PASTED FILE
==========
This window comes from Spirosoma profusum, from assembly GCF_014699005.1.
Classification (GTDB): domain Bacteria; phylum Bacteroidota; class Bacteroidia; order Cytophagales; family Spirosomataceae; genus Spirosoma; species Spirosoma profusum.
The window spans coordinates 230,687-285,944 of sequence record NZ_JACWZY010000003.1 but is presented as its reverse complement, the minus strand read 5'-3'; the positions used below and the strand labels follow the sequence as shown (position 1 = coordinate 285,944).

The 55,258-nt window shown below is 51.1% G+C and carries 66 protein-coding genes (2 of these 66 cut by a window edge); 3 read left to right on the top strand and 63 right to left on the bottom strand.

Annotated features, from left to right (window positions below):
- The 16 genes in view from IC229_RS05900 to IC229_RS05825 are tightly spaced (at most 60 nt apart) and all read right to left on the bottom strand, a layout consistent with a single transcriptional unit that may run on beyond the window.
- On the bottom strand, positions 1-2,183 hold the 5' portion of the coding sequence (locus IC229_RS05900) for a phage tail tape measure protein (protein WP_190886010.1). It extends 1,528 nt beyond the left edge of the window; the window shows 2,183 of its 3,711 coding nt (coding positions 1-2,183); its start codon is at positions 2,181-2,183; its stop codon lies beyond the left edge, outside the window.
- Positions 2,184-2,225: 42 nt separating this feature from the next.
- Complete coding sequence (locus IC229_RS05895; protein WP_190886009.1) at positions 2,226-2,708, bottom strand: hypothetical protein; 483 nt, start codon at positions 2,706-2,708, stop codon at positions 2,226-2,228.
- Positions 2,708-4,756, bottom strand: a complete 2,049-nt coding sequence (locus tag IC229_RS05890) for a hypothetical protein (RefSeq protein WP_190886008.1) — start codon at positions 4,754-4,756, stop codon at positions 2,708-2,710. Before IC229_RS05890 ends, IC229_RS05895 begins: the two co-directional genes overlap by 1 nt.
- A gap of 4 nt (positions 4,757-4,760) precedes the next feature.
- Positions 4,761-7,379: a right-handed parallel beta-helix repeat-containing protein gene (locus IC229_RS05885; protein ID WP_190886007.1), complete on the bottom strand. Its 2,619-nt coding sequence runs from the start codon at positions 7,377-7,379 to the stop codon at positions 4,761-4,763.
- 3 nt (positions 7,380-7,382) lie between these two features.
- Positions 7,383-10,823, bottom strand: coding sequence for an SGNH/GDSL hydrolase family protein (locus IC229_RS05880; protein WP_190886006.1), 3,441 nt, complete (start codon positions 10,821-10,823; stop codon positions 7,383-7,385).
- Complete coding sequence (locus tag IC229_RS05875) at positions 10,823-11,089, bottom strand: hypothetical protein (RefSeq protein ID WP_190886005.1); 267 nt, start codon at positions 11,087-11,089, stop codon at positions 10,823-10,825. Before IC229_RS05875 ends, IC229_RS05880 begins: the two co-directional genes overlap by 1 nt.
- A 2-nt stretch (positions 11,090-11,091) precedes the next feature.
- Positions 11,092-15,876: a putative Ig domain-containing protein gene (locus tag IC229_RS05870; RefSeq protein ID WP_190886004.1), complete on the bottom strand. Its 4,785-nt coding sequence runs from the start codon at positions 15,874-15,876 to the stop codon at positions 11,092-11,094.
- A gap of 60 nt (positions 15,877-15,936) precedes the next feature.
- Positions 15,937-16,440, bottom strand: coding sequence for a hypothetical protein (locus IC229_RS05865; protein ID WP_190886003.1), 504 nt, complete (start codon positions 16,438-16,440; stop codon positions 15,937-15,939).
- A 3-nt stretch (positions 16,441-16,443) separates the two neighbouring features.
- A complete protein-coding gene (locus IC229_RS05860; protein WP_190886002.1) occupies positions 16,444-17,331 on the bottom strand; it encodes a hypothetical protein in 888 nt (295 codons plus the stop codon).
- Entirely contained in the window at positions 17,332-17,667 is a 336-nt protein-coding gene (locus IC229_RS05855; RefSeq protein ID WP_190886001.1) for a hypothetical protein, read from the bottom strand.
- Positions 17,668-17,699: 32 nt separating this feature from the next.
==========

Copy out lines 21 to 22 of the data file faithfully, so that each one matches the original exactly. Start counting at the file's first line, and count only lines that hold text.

- A complete protein-coding gene (locus IC229_RS05860; protein WP_190886002.1) occupies positions 16,444-17,331 on the bottom strand; it encodes a hypothetical protein in 888 nt (295 codons plus the stop codon).
- Entirely contained in the window at positions 17,332-17,667 is a 336-nt protein-coding gene (locus IC229_RS05855; RefSeq protein ID WP_190886001.1) for a hypothetical protein, read from the bottom strand.